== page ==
Show­case: Cul­tural Jour­ney

Meet artist Sue Cole­man, a Cana­dian with Bri­tish roots whose work spans cul­tures.

More of Our Canada - - Contents - by Sue Cole­man, Vic­to­ria

Years back my brother in­tro­duced me at a Ro­tary meet­ing by say­ing, “When we were chil­dren, ev­ery Christ­mas I re­ceived a Mec­cano con­struc­tion set from my grand­par­ents and Sue re­ceived ‘Paint by Num­bers.’ I care­fully fol­lowed the in­struc­tions in the box, but Sue never, ever fol­lowed the num­bers. By mix­ing the colours she changed the pic­ture com­pletely.” Look­ing back, that ap­proach pretty well de­scribes my gen­eral ap­proach as an artist to­day.

Dur­ing my school years, an art teacher told the class “a paint­ing is not just a pretty pic­ture. It should tell a story.” I have never for­got­ten those words and I credit them in part for trig­ger­ing an idea I had when I was just start­ing out as a painter, and that was in­ter­pret­ing Na­tive art­work. The lit­tle I ini­tially learned from a Na­tive carver dur­ing a craft show ex­cited me. I wanted to learn more but, be­ing non-na­tive, find­ing some­one to men­tor me proved to be fu­tile. My hus­band, Dan, says, “If you tell Sue she can’t do some­thing, she will fig­ure out a way that she can.” There is an el­e­ment of truth in those words, and so I set out to teach my­self about Na­tive art. My goal was to learn and help other non- Na­tives and vis­i­tors from for­eign coun­tries un­der­stand and ap­pre­ci­ate the art form.

De­ter­mined to do my best, I vis­ited the Vic­to­ria archives, read the his­tory and stud­ied ev­ery book available on the art form. On my trav­els up the West Coast, I vis­ited mu­se­ums, carv­ing sheds and book stores. I have gath­ered more than 40 books for my per­sonal ref­er­ence library, in­clud­ing sev­eral col­lec­tor’s edi­tions from the Smith­so­nian In­sti­tu­tion, vol­umes that were pub­lished in the early years of Cana­dian ex­plo­ration.

The many carvers and an­thro­pol­o­gists I talked to added to my knowl­edge. My time spent with the multi- tal­ented and sadly now-de­ceased Bill Reid and his wife, Mar­tine, gave me a valu­able in­sight that has guided me over the years. Bill explained that Na­tive art is not just a pic­ture of an an­i­mal or a bird, but a de­pic­tion of the life force within the crea­ture. Al­ways look­ing for new and exciting ways to por­tray Bri­tish Columbia, I have since in­cor­po­rated the use of “life-force lines“into many of my land­scape paint­ings; for ex­am­ple, us­ing ovoids and split-u forms to de­pict the life force in rivers, plants, trees and moun­tains.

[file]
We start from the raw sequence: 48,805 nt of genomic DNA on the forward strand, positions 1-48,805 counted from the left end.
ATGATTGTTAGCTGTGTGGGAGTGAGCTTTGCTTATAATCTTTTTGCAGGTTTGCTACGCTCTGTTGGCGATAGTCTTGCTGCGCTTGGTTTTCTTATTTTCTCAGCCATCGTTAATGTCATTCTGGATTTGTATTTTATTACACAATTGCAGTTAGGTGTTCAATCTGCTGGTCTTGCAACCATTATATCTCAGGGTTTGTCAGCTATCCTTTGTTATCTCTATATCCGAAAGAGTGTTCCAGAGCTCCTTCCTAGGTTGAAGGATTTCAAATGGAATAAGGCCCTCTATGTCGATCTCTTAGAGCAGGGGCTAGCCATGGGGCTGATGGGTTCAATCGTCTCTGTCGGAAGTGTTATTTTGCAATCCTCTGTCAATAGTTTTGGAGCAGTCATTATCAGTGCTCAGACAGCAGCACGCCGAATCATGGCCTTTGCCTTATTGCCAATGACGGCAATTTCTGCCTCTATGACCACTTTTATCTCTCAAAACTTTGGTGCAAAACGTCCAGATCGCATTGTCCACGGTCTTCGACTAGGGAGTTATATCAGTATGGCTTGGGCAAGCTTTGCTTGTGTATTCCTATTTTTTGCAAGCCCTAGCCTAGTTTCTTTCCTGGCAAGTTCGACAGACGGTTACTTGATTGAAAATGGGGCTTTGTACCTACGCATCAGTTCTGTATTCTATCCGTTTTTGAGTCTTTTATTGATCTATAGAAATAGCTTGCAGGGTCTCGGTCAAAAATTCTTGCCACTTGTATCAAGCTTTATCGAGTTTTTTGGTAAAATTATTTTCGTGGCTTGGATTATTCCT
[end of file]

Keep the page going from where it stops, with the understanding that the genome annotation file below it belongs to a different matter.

My work has taken me as far afield as Tokyo, Ja­pan, where my art was dis­played in the Cana­dian Em­bassy. Trav­el­ling with tourists on cruise ships and with BC Fer­ries gave me the op­por­tu­nity to share my knowl­edge and help many un­der­stand and ap­pre­ci­ate Na­tive art.

As a strong sup­porter of many an­i­mal so­ci­eties and bird sanc­tu­ar­ies, I have do­nated prints of my work to help fund the char­i­ties. A re­cent print run cre­ated for The Na­ture Trust of Bri­tish Columbia sold out in less than two months, and raised $15,000 for the pro­tec­tion of a vul­ner­a­ble piece of land called San­sum Point.

My most re­cent works have more than a touch of Celtic inspiration be­hind them. Grow­ing up in one of the old­est towns in Great Bri­tain, I see this art­work as a re­turn to my roots—but with the added in­sights ac­quired dur­ing my 52 years of liv­ing here in Canada. It’s a new di­rec­tion and an­other turn­ing point in my art ca­reer. My years spent study­ing the Na­tive ap­proaches to art are not for­got­ten; in fact, those in­flu­ences by now just seem to work their way into my paint­ings, as if by os­mo­sis. I can’t help it— thanks to Bill Reid, I see life-force lines in ev­ery­thing, and have come to view them as a re­flec­tion of the nat­u­ral flow and balance of na­ture.

I’ve been told I’m a Raven in the Na­tive tra­di­tion, maybe be­cause, in learn­ing, I like col­lect­ing ideas. But I like to hide things, too, such as ot­ters hid­ing in a snow­bank in a paint­ing I call “Ot­ter’s Play­ground.” I also love dig­ging into the past and my lat­est paint­ing is of the Old But­ter Church, which stands at the end of our road. It was built on Na­tive ground by the lo­cal Na­tive peo­ple in the 1870s, for Fa­ther Peter Ron­deault, who paid his work­ers with but­ter from a dairy herd on the mis­sion farm.

I have no idea where my art will take me, or when a new idea will strike. I’m cur­rently edit­ing my sec­ond novel, White Raven, a follow-up to my first fic­tional story called Re­turn of the Raven. That’s the exciting part about be­ing an artist—there are so many paths to follow. I read some­where that you have to let go of the ground if you want to fly, and that’s what I aim to do ar­tis­ti­cally. ■

See more of Sue’s work at www.suecole­ and watch a video clip of her Celtic themes on the Our Canada Facebook page.

Clock­wise from left: ”Old But­ter Church,” a scene from Sue’s past; “San­sum Point,” an area at risk in Bri­tish Columbia; “Celtic Salmon,” re­turn­ing to their birth­place.

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